In response to a recent story in the Womens Weekly magazine I’ve decided to run some of my own profiles on prominent women in the anti-unconventional gas and coal social movements. These are from interviews I conducted for the WW, when they agreed to hire me as a researcher.
These stories however, are a little more in-depth and dare I say it, political, without the constraints of that mainstream publication. It’s interesting to note that all these women remark upon the unifying effect of these campaigns upon communities – surely one of the truly positive knock on effects, and one that has corrupt politicians and corpulent corporations shaking in their boots.
The first of these is on Julie Lyford, of Gloucester NSW.
Julie Lyford came to Australia from London as a teenage backpacker in 1975, with $18 and a suitcase. After working as a nurse in Sydney she married a doctor and moved to Gloucester, NSW, where she was in local government for 17 years, including two years as mayor, a year as deputy mayor and an illuminating stint as chair of the Hunter Valley Council.
“When I was chair of Hunter Council I met with Prime Minister Kevin Rudd. I’ve met with many ministers along the way including (current alleged Federal Environment Minister) Greg Hunt and Tony Burke.
“That was a brilliant learning curve to work out what’s really relevant and what’s really important to be a part of. Local government is just not doing enough – even though it’s a really good social justice change agent, it really wasn’t addressing the key issues that were affecting our valley.”
After leaving local politics, she concentrated her energies on fighting the large scale coal and coal seam gas projects that threaten to turn her adopted home into an industrialized wasteland.
“Local government is a good place to see things happen on the ground and you’re able to make a difference, but then when you start to mix it with the Federal and State level, that has been a real eye opener.
“Currently we don’t have a good democracy because the government has been infiltrated by big business and especially the resources construction industry are manipulating the legislation. The people who are decision making are all jumping into the industry’s pockets and when we put that map together of all the people who have gone from government from industry and into industry I think it’s going to blow people away – the corruption is quite profound.
“Some of the things that have been said to me personally, just the level of arrogance and complete disassociation that their actions have any impact on the communities and that the communities won’t notice. The bullying and the aggression I’ve found quite astounding. I was called a left wing socialist trying to destroy the economy by Chris Hartcher (who’s now in front of ICAC) for simply running and organising the gas conference in Gloucester.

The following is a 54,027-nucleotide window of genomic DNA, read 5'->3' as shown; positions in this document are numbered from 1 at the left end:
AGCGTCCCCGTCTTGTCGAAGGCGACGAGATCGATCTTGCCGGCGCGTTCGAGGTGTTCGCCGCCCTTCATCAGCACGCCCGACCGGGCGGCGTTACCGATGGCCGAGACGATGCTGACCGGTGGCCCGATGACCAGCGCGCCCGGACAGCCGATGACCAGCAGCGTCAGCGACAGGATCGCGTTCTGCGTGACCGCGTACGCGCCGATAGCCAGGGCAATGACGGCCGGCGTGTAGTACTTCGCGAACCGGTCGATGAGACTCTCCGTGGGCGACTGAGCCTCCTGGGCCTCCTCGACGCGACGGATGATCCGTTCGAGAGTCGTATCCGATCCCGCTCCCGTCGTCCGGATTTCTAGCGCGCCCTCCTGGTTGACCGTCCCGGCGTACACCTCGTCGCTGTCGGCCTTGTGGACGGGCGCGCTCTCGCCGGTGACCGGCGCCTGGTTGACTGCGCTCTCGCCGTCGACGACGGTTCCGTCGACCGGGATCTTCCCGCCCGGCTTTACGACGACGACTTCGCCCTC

“The provocation against ordinary folk who are trying to look after their land or their air quality or their water takes your breath away and it’s an ugliness that I haven’t seen before and it disturbs people. But it’s not working any more.”
She now chairs Groundswell Gloucester, a group that includes ex-corporate warriors, barristers, engineers and academics and is determined to oppose the 330 gas wells that mining company AGL wants to drill next to the town.
Groundswell Gloucester hosted the first NSW coal and CSG community conference in Gloucester in 2012 . Since the group began 18 months ago Julie has been extremely busy lobbying politicians and actively campaigning against AGL’s massive infrastructure plans – a role she relishes.
“In Groundswell we have scientists, we have people who have worked in government and we have people who have never been a part of any of those spheres who have an innate sense of justice. It’s humbling to be a part of such a great movement. We know through a survey in the council elections that 83% of the community support what we’re doing.
“The advocacy role is really important to know that anybody can actually meet with their members of parliament and present their cases, because they in essence are servants of the people, not servants of big business and industry.”
“Gloucester is a town that’s challenged because we lost our dairy and timber industries and that really robbed us. It’s one of the lowest socio-economic towns in NSW but its quality of life I would say is at the top of the spectrum.